Clinical signs of canine nervous system disorders that have progressed to the second, intermediate, stage include:
  • Assistive mobility device needed for walking
  • Muscle atrophy/ severe in hind limbs
  • Rear body has “sagging” appearance from combination of muscle loss and body’s struggle to support weight
  • Balance and coordination difficulties
  • Knuckling of rear paws when standing or walking
  • Limp tail
  • Urinary / fecal control issues may start to present

Phase Three: Advanced DM Clinical Signs

Dogs in the final stages of advanced nervous system disorders show many signals of their body’s decline as the disease’s grasp extends to the rest of the body with symptoms including:

  • Erratic motions of the tail and rear legs 
  • Front legs and shoulders also show weakness 
  • Complete paralysis of rear legs 
  • Total loss of continence
  • Respiratory issues
  • Organ failure
  • Complete lack of coordination
  • Assistance needed for all movement 

Bowel and Bladder Problems

While a dog may retain its ability to control urination and defecation during the earlier phases of nervous system shutdown , they will eventually lose these functions as the issue progresses to paralysis. Initially this may present as the occasional accident and over time will develop to full loss of urinary and fecal control.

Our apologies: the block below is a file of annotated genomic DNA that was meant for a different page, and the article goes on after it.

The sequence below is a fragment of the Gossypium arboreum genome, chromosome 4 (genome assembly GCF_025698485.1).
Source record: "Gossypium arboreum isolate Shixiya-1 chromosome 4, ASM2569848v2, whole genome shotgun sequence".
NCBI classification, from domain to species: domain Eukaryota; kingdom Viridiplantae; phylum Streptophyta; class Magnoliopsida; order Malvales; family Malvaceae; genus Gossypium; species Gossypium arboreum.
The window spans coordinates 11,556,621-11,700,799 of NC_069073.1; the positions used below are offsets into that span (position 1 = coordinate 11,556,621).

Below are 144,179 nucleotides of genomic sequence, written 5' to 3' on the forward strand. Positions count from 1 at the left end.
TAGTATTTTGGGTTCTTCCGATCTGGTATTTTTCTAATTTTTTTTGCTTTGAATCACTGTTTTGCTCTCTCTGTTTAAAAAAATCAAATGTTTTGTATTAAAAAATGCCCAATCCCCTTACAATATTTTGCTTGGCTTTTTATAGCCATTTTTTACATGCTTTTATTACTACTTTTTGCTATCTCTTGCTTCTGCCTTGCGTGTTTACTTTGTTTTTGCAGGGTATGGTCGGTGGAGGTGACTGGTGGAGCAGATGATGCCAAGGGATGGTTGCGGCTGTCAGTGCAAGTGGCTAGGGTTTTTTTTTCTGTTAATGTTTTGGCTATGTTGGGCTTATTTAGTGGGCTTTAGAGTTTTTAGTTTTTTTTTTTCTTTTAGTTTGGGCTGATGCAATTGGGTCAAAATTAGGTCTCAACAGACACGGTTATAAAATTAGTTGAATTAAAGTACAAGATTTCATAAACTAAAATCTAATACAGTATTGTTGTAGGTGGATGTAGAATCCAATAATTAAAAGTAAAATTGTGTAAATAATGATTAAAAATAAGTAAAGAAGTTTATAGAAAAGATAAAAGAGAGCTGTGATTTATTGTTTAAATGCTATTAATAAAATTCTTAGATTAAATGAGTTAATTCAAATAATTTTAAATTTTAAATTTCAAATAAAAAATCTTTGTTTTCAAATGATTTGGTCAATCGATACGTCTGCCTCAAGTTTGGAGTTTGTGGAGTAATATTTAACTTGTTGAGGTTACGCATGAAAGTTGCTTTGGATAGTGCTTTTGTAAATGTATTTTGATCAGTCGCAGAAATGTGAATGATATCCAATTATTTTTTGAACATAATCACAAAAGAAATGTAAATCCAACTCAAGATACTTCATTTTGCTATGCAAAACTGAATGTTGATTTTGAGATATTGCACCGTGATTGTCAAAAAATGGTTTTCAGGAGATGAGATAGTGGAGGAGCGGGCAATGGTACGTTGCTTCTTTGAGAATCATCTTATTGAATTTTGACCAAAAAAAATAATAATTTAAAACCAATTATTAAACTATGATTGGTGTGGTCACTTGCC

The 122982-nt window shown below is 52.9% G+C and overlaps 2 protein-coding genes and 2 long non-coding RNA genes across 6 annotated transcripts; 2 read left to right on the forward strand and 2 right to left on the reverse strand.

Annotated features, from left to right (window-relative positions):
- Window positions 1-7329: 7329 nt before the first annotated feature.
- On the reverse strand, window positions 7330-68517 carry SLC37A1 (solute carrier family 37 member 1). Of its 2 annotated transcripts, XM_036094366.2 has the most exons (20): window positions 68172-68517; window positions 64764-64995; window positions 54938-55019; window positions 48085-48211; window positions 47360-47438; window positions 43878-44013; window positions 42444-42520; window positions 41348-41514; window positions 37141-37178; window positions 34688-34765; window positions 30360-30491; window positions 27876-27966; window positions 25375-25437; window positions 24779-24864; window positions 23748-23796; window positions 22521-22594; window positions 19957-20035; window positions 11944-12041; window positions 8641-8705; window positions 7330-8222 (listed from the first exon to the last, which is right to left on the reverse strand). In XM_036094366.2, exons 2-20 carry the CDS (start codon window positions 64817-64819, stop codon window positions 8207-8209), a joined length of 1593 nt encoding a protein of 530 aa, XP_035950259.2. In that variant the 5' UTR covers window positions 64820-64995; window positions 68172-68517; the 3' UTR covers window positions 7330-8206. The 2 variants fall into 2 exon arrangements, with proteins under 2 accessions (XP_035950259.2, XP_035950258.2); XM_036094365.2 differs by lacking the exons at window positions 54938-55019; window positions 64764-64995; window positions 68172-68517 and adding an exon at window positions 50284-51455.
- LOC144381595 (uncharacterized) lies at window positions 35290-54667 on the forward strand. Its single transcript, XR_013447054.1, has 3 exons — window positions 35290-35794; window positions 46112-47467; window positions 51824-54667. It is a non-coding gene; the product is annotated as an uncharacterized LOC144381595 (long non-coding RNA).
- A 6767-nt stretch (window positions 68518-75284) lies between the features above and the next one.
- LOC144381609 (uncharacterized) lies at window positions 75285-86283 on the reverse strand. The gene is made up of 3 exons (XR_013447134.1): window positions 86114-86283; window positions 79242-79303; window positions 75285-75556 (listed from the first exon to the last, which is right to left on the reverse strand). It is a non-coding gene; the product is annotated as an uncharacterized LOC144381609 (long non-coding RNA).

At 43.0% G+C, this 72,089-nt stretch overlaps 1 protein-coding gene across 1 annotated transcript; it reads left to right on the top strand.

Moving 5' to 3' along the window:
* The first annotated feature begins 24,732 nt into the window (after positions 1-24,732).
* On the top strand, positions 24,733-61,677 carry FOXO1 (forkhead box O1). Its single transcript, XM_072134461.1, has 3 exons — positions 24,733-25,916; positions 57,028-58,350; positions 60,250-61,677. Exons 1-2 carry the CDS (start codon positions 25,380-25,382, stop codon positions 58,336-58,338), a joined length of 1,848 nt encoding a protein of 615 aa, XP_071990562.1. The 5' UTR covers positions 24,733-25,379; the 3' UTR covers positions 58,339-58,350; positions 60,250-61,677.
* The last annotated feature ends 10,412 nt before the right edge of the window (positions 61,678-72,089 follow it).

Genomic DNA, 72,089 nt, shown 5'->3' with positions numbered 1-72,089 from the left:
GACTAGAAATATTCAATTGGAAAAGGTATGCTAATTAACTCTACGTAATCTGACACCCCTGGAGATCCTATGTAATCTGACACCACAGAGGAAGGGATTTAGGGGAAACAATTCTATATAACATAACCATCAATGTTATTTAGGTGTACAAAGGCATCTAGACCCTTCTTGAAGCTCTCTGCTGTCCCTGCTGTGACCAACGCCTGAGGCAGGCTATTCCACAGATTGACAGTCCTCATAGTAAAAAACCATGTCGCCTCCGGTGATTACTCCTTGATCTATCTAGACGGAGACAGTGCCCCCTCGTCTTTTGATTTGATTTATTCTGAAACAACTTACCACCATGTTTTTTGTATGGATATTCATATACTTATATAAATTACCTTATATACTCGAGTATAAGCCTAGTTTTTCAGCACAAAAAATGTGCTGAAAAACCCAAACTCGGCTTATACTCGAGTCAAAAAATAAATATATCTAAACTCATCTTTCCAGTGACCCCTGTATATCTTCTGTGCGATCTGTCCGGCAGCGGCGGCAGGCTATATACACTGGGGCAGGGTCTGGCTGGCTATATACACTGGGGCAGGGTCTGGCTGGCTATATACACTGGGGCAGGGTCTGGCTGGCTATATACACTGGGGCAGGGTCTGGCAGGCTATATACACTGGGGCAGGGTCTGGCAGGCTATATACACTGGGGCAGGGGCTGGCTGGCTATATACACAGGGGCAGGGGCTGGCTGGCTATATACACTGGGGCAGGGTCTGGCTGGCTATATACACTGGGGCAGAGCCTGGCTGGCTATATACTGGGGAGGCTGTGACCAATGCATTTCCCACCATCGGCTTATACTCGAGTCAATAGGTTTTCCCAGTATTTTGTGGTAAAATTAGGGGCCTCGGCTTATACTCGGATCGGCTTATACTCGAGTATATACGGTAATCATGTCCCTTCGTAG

Diagnosis of Nervous System Issues  and What Can Be Done

If a dog is displaying any of the troublesome health problems outlined above, it should be promptly evaluated by a licensed veterinarian to rule out other causes like severe joint issues. In some dogs, both nervous system disorders  and these conditions are present,  Nervous System disorders are  diagnosed using a combination of genetic testing, health history, x rays, and physical evaluation of the dog’s hind end.

Veterinary Treatments for Nervous System Disorders

Currently, there is no veterinary treatment or cure for nervous system shutdown in dogs. However, treating any comorbid conditions can reduce symptoms, provide discomfort relief, help keep your dog as mobile as possible and improve their overall quality of life. Diet and exercise are critical in dogs with nervous system dysfunctions, especially preventing obesity, which adds additional stress on the spine and joints. Physical Therapy can be used to prolong quality of life as well as protect muscle mass in dogs. Research shows that clinical signs of the progression of nervous system issues  can be slowed with a combination of vitamins, corticosteroids like prednisone, and exercise therapy.

Quality of life for Dogs with DM

Diagnosis with a degenerative issue or condition does not have to signal the end of your happy relationship with your pet. Great advances have been made in the technology used for assistance devices, which can help a dog retain some mobility after its legs have been weakened/paralyzed. Many dogs are unable to walk within 6 to 9 months of a particularly severe case of nervous system shutdown onset. Maintaining an open dialogue with your vet is crucial to your pets quality of life.